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This article is more than 3 year old.

Regular vs direct mutual funds: Which is the better option?

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Today, mutual funds are considered as a better option to traditional investments.

Regular vs direct mutual funds: Which is the better option?
Mutual funds industry has been steadily seeing a growth in the last few years. As per The Securities and Exchange Board of India's (Sebi) annual report, the equity mutual funds saw inflows of Rs 1.71 lakh crore in the fiscal year 2017-2018.
Today, mutual funds are considered as a better option to traditional investments. This is due to the fact that they are professionally and actively managed, delivered superior returns in the past, have effective risk management, follow stringent regulations, provide transparency, quick liquidity, etc.
Currently, you can participate in mutual funds either through the regular option (through an advisor/distributor) or the direct option (investing directly with the AMC).
One of the biggest difference between the two is in the expenses charged by the Asset Management Company (AMC) to the investor; for e.g. – Under a regular plan, the expense ratio includes expenses towards the fund management fees, distributor fees, taxes, B-30 incentive and charges in lieu of exit load among others.
Whereas under the direct plan, the expenses are all same except distributor fees is not applicable. To put it in numbers, let’s say a Franklin India Bluechip Fund, has an expense of 2.06 percent under regular option and 1.16 percent under direct option, this difference of 0.90 percent is the distributor fees. Therefore, it is understandable that being a cheaper option, direct plans are preferred by many investors. But, here is another aspect – direct plan is not a plan for all investors:
  1. Investor profile:
  2. An average investor, who does not have a lot of surplus money will choose a direct plan as he is trying to benefit from cost efficiency.
  3. Understanding the investor risk profile: An advisor will understand the risk-return trade-off, and recommend the best fund from a universe of 3,500 open-ended and close-ended funds. Only if you are aware of your risk appetite, then you make select a suitable mutual fund. Otherwise, it would be a case of throwing arrows in the dark.
  4. Better advisory: If you are a seasoned investor and track your mutual fund portfolio actively, the direct plan is an obvious choice as you will know when to exit a fund that is underperforming or under pressure. However, there are still a majority of investors who rely on their advisor to promptly inform them if there is a need to change the fund and facilitate the process.
  5. Reviewing: Investors are also unaware of the developing changes in the financial markets. For example, in 2017, the Sebi asked the AMC to re-categorise the mutual fund schemes in a defined set of parameters. As an
  6. investor, the probability of you missing such a dynamic change in the mutual fund is higher. A prudent advisor will duly inform you of such changes and keep you updated about the impact of these on your portfolio.
  7. Investment knowledge: If you are novice investor, you may go by recommendations created by the media buzz, but the hype could soon fizzle out. If you are unaware of the financial markets function, then you could
  8. blindly be investing in an inconsistent or bad fund, which could give you poor returns. You will be experimenting with your hard-earned money.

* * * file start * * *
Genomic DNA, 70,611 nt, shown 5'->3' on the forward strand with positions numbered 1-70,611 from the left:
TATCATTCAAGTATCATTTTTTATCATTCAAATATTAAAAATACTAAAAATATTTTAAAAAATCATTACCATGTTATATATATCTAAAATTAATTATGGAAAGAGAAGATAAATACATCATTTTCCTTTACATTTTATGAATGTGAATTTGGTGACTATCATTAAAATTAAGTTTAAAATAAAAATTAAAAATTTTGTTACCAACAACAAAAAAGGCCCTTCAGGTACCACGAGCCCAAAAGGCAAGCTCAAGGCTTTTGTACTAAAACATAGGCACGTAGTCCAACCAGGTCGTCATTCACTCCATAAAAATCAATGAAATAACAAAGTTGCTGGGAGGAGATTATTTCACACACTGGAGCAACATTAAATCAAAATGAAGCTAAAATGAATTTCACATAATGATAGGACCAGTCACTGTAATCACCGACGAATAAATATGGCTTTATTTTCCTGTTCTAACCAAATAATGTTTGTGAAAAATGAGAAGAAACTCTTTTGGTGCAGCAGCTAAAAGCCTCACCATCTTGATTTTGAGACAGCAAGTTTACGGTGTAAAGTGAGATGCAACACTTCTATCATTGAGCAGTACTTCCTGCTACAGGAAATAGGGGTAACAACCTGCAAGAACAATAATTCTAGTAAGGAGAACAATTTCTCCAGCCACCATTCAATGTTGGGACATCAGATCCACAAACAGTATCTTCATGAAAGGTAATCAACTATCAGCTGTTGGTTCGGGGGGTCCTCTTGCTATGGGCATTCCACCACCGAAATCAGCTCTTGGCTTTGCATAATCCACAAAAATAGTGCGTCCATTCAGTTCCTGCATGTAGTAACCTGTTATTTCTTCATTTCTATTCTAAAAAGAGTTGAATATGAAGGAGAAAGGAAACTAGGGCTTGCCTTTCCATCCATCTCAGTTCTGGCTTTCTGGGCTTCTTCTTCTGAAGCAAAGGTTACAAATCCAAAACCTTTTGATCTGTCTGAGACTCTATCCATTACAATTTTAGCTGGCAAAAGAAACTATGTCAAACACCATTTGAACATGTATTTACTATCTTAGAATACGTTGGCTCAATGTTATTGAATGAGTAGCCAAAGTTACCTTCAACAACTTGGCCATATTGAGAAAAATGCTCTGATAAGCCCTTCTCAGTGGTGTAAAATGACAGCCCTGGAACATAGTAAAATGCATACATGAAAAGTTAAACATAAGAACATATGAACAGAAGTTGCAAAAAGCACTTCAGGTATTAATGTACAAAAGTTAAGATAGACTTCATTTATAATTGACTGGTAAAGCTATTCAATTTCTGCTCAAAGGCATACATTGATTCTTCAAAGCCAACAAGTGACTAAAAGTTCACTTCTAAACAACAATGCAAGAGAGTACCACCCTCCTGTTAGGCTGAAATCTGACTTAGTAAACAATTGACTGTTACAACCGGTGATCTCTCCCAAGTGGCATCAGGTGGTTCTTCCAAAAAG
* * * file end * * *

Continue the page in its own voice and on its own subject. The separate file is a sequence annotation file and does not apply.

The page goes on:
The other aspect is the time horizon! Direct plan investors who get the advantage of 0.90 percent will see a significant impact on their returns after 10 years. But, then it is betting against the performance of the fund, keeping track of the rules and regulations and monitoring the fund constantly. It is a tedious job!
    The following table shows you the difference in these expense structures in the differing fund performance for an average sample of 27 funds in the equity multi-cap category and the 17 in the debt credit risk category.
    The thought to ponder is for that 1 percent return differential, you may be missing out on the larger aspect - the cost of not being in the good funds could be much more than the return differential as is visible in the average difference in returns between the top 50 percent and bottom 50 percent of the universe.
    This is more relevant for equity funds as the impact cost differential of 4.5 percent exceeds the return differential of 1 percent. Equity markets undergo frequent turbulence and therefore, another layer of professionalism of advisor efficiency becomes a necessity who can analyse funds on parameters that impact its future performance. To explain this with an example – A good advisor would have given the recommendation to exit from SBI Midcap fund a year back and switched that to SBI Focused Equity, this action would have resulted in 18 percent return differential. Now, this is equal to almost 15 years of compounded benefit of being in direct versus regular on an average.
    However, moving to debt, an investor should opt for a direct plan as the return differential between direct and regular is more than the cost of being among the bottom half of the pyramid. Thus, a value-add by an advisor would be almost equivalent to return differential.
    This is broadly being followed by the industry today where even the veterans prefer the Advisor route (or the regular route) for equity investments whereas Direct route for Debt as per data from Amfi:
    Thus, if you want to invest in debt mutual fund, then going through the direct option is sensible. However, when it comes to equity investment, not seeking a professional advice for cost-benefit, is almost like misfiring, just at the time of winning a game.
    Feroze Azeez is deputy CEO of AnandRathi Private Wealth Management.
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